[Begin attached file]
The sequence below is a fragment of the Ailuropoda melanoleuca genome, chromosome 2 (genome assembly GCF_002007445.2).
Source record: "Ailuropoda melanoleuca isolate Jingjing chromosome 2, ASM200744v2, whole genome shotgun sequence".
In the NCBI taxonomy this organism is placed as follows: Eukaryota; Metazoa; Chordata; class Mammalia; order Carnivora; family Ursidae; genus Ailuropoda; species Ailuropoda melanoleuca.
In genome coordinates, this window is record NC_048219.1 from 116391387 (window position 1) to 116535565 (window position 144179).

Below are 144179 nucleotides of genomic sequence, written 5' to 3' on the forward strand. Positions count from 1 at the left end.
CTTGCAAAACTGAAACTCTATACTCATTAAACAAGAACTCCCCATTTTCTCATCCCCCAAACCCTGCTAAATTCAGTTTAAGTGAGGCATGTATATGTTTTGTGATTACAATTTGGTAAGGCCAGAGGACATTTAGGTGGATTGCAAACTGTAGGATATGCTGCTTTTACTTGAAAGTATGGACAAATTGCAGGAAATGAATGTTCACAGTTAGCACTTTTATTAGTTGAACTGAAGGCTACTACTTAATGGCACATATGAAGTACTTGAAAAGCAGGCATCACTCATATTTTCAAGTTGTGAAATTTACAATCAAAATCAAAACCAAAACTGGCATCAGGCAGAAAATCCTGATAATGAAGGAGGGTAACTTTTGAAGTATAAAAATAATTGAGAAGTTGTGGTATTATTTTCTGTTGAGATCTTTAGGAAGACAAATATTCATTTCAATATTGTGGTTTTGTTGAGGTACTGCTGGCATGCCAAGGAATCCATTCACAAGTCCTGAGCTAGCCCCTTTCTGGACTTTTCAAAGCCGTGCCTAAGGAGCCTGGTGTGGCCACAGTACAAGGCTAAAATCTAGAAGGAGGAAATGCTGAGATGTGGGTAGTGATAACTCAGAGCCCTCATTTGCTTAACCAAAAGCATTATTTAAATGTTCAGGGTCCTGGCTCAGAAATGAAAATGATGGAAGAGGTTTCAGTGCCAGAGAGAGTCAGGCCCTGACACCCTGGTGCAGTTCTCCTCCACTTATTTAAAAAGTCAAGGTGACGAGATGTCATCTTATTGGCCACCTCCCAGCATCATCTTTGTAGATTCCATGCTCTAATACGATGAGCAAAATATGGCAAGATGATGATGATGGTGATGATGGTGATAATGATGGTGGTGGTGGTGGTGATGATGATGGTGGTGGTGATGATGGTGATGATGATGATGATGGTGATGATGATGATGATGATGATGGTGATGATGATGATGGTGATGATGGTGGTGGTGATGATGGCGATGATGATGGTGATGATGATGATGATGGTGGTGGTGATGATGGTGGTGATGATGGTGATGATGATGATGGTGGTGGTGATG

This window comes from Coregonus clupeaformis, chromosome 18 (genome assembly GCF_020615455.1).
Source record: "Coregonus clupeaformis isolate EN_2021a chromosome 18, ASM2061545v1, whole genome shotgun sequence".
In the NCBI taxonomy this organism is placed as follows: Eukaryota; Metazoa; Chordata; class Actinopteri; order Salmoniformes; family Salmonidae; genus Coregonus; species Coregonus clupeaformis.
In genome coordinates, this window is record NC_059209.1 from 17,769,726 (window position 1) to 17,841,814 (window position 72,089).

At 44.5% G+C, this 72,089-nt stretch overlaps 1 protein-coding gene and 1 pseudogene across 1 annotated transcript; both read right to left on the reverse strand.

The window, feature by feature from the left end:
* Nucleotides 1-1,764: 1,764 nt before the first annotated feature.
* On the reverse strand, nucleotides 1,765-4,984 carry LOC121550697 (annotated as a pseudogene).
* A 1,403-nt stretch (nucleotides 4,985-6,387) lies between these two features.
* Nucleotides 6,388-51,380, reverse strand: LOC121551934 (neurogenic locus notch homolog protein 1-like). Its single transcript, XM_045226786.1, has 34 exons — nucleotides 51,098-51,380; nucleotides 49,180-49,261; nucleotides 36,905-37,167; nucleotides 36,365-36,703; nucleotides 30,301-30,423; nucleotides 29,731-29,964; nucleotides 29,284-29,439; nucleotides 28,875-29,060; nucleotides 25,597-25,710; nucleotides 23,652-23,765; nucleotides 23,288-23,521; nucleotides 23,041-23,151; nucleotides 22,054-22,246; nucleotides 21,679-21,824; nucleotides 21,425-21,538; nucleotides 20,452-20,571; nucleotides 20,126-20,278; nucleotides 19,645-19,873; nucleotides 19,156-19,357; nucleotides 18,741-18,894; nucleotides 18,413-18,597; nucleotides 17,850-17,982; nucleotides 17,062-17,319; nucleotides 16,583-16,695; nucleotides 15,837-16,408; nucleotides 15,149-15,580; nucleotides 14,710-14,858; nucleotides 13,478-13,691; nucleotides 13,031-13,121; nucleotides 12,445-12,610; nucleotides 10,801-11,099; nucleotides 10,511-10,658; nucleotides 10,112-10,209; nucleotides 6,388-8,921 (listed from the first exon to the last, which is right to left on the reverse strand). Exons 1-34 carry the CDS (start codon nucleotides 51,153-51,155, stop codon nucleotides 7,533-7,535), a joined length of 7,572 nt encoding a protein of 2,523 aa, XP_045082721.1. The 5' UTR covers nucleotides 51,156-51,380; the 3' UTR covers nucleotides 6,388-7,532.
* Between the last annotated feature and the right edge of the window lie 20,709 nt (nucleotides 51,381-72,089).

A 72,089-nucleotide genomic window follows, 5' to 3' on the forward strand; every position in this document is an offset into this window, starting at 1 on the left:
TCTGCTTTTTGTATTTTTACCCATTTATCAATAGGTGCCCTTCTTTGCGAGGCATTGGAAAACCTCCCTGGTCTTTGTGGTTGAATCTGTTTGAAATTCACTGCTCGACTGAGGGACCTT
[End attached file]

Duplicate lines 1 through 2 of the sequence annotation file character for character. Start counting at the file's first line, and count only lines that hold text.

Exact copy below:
The sequence below is a fragment of the Ailuropoda melanoleuca genome, chromosome 2 (genome assembly GCF_002007445.2).
Source record: "Ailuropoda melanoleuca isolate Jingjing chromosome 2, ASM200744v2, whole genome shotgun sequence".